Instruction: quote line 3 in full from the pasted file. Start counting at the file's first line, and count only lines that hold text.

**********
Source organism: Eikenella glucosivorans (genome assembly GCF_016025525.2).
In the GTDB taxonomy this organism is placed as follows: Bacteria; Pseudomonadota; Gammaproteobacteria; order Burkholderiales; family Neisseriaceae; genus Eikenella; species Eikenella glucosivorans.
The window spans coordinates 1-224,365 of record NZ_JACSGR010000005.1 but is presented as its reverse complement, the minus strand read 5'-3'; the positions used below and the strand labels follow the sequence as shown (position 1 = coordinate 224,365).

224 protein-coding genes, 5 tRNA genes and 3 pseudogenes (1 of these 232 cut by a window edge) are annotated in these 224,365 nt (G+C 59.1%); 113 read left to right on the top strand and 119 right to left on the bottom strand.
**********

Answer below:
The window spans coordinates 1-224,365 of record NZ_JACSGR010000005.1 but is presented as its reverse complement, the minus strand read 5'-3'; the positions used below and the strand labels follow the sequence as shown (position 1 = coordinate 224,365).